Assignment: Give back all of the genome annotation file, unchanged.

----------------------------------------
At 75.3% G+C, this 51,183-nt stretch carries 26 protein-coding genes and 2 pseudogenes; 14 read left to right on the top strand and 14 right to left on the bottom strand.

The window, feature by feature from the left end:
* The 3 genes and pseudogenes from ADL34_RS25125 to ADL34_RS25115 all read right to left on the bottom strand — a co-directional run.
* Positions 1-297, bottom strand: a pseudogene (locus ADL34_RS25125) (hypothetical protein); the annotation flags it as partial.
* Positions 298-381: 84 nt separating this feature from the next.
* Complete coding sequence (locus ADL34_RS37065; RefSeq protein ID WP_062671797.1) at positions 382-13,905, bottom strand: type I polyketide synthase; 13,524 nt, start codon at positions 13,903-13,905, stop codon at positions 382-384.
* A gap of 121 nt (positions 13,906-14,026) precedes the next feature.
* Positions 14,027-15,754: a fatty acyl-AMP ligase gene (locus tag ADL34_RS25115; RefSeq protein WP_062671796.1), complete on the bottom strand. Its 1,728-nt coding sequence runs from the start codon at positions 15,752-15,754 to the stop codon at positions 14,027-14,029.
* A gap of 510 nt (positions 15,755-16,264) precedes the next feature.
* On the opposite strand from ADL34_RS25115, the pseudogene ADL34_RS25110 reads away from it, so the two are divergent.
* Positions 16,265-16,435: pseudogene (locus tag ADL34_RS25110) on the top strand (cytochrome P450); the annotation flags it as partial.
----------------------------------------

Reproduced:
At 75.3% G+C, this 51,183-nt stretch carries 26 protein-coding genes and 2 pseudogenes; 14 read left to right on the top strand and 14 right to left on the bottom strand.

The window, feature by feature from the left end:
* The 3 genes and pseudogenes from ADL34_RS25125 to ADL34_RS25115 all read right to left on the bottom strand — a co-directional run.
* Positions 1-297, bottom strand: a pseudogene (locus ADL34_RS25125) (hypothetical protein); the annotation flags it as partial.
* Positions 298-381: 84 nt separating this feature from the next.
* Complete coding sequence (locus ADL34_RS37065; RefSeq protein ID WP_062671797.1) at positions 382-13,905, bottom strand: type I polyketide synthase; 13,524 nt, start codon at positions 13,903-13,905, stop codon at positions 382-384.
* A gap of 121 nt (positions 13,906-14,026) precedes the next feature.
* Positions 14,027-15,754: a fatty acyl-AMP ligase gene (locus tag ADL34_RS25115; RefSeq protein WP_062671796.1), complete on the bottom strand. Its 1,728-nt coding sequence runs from the start codon at positions 15,752-15,754 to the stop codon at positions 14,027-14,029.
* A gap of 510 nt (positions 15,755-16,264) precedes the next feature.
* On the opposite strand from ADL34_RS25115, the pseudogene ADL34_RS25110 reads away from it, so the two are divergent.
* Positions 16,265-16,435: pseudogene (locus tag ADL34_RS25110) on the top strand (cytochrome P450); the annotation flags it as partial.